New Analysis Finds Uninsured Rate for Kids Would Increase by 50% Under AHCA

Sad child at the window.

If the Affordable Health Care Act (AHCA) becomes law, the uninsured rate for children would increase by a whopping 50% by 2026 according to a new analysis by the Center on Budget and Policy Priorities. The Center’s report is based on a deeper dive into the Congressional Budget Office’s analysis of the AHCA that was passed by the House of Representatives last month. Approximately three million more children would lose health insurance by 2026 according to the Center’s estimates.

This loss in children’s health care coverage would likely reflect the impact of cuts to federal Medicaid funding to states, a reduction in tax credits that help moderate-income families afford coverage in the individual marketplace and the reverse “welcome mat” effect as their parents lose Medicaid coverage they had received under the Affordable Care Act’s Medicaid expansion. Readers of Say Ahhh! are very familiar with the research that shows the strong connection between parent and child coverage. When parents are covered, children are more likely to have their health care needs met and the whole family is better protected from medical bankruptcy.

Making more children uninsured is shortsighted not only because having health insurance ensures better access to needed care and provides economic security, but it also helps children achieve greater educational and economic success.

Overall about 23 million people would become uninsured by 2026 if the AHCA becomes law and no age group would be spared, according to the CBPP analysis. Adults between age 50 and 64 would be hit this hardest with 5.1 million older adults estimated to lose coverage. This disproportionate increase in their uninsured rate would most likely be caused by the AHCA’s cuts to the Medicaid expansion, cuts to tax credits, and the “age tax” that would allow insurers on the individual market to charge older people premiums five times higher than younger people.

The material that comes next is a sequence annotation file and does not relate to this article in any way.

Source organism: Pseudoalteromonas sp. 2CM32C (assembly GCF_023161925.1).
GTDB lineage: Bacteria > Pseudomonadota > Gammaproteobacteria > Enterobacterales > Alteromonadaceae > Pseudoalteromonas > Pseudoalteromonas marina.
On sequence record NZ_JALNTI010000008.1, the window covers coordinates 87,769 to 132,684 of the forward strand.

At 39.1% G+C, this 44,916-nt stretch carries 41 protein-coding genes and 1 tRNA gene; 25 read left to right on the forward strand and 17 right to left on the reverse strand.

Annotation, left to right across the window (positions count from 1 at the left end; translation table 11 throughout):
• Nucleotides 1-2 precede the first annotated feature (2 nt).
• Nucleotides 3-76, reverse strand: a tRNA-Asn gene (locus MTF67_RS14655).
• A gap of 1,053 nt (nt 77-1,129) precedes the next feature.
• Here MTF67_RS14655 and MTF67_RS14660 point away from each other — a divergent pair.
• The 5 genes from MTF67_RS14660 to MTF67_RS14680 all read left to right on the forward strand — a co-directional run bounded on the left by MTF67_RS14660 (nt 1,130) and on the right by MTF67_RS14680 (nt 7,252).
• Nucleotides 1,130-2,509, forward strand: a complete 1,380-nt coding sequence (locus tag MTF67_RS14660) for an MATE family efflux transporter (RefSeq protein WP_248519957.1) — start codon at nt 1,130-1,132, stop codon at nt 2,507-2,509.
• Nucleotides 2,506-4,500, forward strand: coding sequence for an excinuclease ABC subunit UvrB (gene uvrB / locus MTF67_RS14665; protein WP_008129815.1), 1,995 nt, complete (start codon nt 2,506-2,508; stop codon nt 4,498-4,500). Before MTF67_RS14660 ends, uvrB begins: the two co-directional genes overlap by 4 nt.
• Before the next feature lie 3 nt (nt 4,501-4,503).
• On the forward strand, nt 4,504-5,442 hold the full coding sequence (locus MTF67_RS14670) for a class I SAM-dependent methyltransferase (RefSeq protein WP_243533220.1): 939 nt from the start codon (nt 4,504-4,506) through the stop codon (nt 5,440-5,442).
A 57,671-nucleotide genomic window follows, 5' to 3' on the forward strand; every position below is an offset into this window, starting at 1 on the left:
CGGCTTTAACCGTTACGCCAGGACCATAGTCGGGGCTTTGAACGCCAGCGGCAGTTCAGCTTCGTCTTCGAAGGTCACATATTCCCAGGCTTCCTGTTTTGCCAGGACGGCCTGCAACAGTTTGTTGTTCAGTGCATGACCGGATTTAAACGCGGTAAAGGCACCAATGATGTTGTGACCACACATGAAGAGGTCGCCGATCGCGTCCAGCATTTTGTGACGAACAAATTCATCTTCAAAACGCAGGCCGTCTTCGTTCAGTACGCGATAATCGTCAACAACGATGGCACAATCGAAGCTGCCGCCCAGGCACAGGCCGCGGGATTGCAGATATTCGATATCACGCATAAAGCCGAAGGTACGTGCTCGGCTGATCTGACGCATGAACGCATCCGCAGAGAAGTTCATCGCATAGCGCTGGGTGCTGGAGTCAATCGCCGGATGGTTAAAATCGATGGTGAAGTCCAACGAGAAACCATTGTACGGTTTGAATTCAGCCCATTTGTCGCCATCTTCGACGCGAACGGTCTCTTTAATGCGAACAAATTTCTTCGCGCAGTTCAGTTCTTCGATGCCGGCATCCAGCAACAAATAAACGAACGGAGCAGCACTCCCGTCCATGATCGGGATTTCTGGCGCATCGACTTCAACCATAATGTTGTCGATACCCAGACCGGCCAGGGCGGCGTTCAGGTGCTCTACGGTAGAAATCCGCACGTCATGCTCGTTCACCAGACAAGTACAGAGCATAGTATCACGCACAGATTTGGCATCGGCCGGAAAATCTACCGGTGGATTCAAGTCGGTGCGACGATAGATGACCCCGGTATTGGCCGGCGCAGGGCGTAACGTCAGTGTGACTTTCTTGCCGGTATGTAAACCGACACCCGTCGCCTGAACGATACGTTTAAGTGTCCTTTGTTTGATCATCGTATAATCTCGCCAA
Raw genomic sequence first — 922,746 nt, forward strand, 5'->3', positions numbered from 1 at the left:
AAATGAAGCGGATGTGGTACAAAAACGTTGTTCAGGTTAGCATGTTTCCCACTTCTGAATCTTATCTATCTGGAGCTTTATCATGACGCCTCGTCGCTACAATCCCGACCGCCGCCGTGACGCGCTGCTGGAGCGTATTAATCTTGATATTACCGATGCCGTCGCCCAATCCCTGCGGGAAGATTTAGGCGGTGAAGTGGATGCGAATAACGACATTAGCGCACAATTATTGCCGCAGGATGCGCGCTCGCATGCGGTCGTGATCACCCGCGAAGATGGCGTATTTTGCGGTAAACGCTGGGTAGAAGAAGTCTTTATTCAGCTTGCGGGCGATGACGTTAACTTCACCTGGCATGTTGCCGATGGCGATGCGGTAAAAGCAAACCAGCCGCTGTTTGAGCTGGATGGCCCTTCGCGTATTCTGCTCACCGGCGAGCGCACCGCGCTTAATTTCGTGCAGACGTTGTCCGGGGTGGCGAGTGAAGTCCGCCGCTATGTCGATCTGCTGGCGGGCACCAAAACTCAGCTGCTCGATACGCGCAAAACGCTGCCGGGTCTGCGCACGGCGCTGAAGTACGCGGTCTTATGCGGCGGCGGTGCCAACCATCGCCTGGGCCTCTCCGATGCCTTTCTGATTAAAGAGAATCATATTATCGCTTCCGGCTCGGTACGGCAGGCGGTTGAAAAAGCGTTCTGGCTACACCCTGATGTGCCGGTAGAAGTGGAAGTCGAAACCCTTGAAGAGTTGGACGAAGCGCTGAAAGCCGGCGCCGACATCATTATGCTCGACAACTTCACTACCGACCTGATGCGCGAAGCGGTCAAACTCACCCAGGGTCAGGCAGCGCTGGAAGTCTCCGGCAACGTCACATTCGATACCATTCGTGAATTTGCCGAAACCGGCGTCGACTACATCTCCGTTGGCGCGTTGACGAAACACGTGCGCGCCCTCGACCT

The majority of those losing coverage under the House bill would have low incomes. Adults with incomes below 200 percent of the poverty level (about $50,000 for a family of four) would see their uninsured rates double by 2026.

After the AHCA was hastily approved by the House last month, without so much as a hearing or CBO score before the vote, a select group of Senators has been meeting behind closed doors to figure out how to get a version of the bill through the Senate and onto the President’s desk. The regular committee process in the Senate is not happening. The lack of transparency on an issue of such crucial importance is truly shocking and depressing.

Since Congress has provided insufficient information about the impact of the AHCA, thoughtful in-depth analysis provided by CBPP and other organizations has helped fill the void.

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Joan Alker
Joan Alker is the Executive Director of the Center for Children and Families and a Research Professor at the Georgetown McCourt School of Public Policy

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